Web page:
Some things get better with age. Time can add complexity to the taste of a good wine. Friendships can become lifelong bonds as the years go by. Even your favorite book can gain new meaning and importance as you get older. Generally speaking, though, robots do not get better with age.
While some things improve as time goes by, it’s usually the opposite with technology. There’s a running joke that if you buy the latest and greatest computer this year, it’s going to be obsolete next year. Moore’s law tells us that computing power roughly doubles every couple of years. Moore’s law held true in 1965, and it pretty much holds true today.
But even if you remove technological advances from the equation, machines still don’t benefit from aging. Parts and components wear down due to normal wear and tear, rust sets in, and eventually every machine must be retired.
However, aging and machines isn’t always a bad pairing. In fact, it’s a great combination when populations are getting older. The world may soon have an age crisis on its hands, and robots could be the solution.
Populations are getting older
Japan has the oldest population of any country in the world. More than 26% of Japan’s population is over 65 years of age. Some predictions suggest that nearly one-third of Japan’s entire population will be senior citizens by 2030. As life expectancy increases, and the rate of new births decreases, Japan is rapidly aging.
With a fourth of the population already over the age of 65, Japan is presently feeling the effects of an aging population. It’s not just Japan that’s getting older, however. The entire world’s population is quickly getting older.
Here’s a look at the top 10 countries with the highest percentage of population over 65 years of age.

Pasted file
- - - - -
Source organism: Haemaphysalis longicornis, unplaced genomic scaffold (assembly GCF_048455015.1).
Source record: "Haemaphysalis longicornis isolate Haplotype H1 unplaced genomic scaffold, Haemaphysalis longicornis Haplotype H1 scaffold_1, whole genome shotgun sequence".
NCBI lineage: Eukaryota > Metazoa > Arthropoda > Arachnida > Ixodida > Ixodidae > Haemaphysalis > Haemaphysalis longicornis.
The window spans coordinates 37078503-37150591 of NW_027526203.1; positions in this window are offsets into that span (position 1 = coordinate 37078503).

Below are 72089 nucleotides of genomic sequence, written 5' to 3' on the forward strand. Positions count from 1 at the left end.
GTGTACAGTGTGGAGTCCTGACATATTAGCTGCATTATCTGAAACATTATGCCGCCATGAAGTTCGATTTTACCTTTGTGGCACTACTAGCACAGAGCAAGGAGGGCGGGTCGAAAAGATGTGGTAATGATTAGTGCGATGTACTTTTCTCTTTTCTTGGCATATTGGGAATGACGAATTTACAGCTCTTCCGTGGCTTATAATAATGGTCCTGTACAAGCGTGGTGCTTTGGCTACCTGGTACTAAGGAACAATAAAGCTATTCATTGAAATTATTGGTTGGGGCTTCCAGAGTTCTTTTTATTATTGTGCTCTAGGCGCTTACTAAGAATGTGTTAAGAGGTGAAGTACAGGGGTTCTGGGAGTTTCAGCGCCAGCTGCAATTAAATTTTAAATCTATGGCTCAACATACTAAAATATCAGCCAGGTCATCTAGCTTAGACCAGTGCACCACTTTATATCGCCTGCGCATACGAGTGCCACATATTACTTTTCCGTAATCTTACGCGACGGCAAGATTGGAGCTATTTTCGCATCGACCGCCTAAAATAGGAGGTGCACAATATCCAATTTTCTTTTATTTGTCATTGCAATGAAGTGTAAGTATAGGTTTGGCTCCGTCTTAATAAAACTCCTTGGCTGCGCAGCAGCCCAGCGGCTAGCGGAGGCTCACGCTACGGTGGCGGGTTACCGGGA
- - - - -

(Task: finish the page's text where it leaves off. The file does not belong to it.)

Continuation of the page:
- Japan – 26.3%
- Italy – 22.4%
- Greece – 21.4%
- Germany – 21.2%
- Portugal – 20.8%
- Finland – 20.5%
- Bulgaria – 20.0%
- Sweden – 19.9%
- Latvia – 19..4%
- Malta – 19.2%
According to the U.S. Census Bureau, America’s current senior citizen population makes up 13.3% of the total population. This number is expected to grow to 20% by 2060, however.
How robots can help with an aging population
At first glance, an older population might seem like a good thing. We want people to live a long time after all, right? While longer life expectancy isn’t necessarily a bad thing, it does create some challenges.
Many older adults need assistance from caregivers. When the younger population fills caregiver positions, that leaves unfilled job positions in other fields.
Japan’s solution to an aging population is to fill caregiver positions with robots. Auto manufacturer Toyata was recently in the news with the release of a robotic physical therapist. This is just one of many robotic solutions that could help with a rapidly aging population.
Indramat legacy products – motors, drives, and controls – don’t exactly get better with age, but they do stand the test of time. Indramat servos are still working reliably in factories across the globe three-plus decades after first being installed. In many cases, these servos have never been serviced, because they’ve never needed it.
But maybe that time has come. Thirty or so years of normal wear and tear tends to do that to a motor. Contact us today for Indramat servo repair or replacement!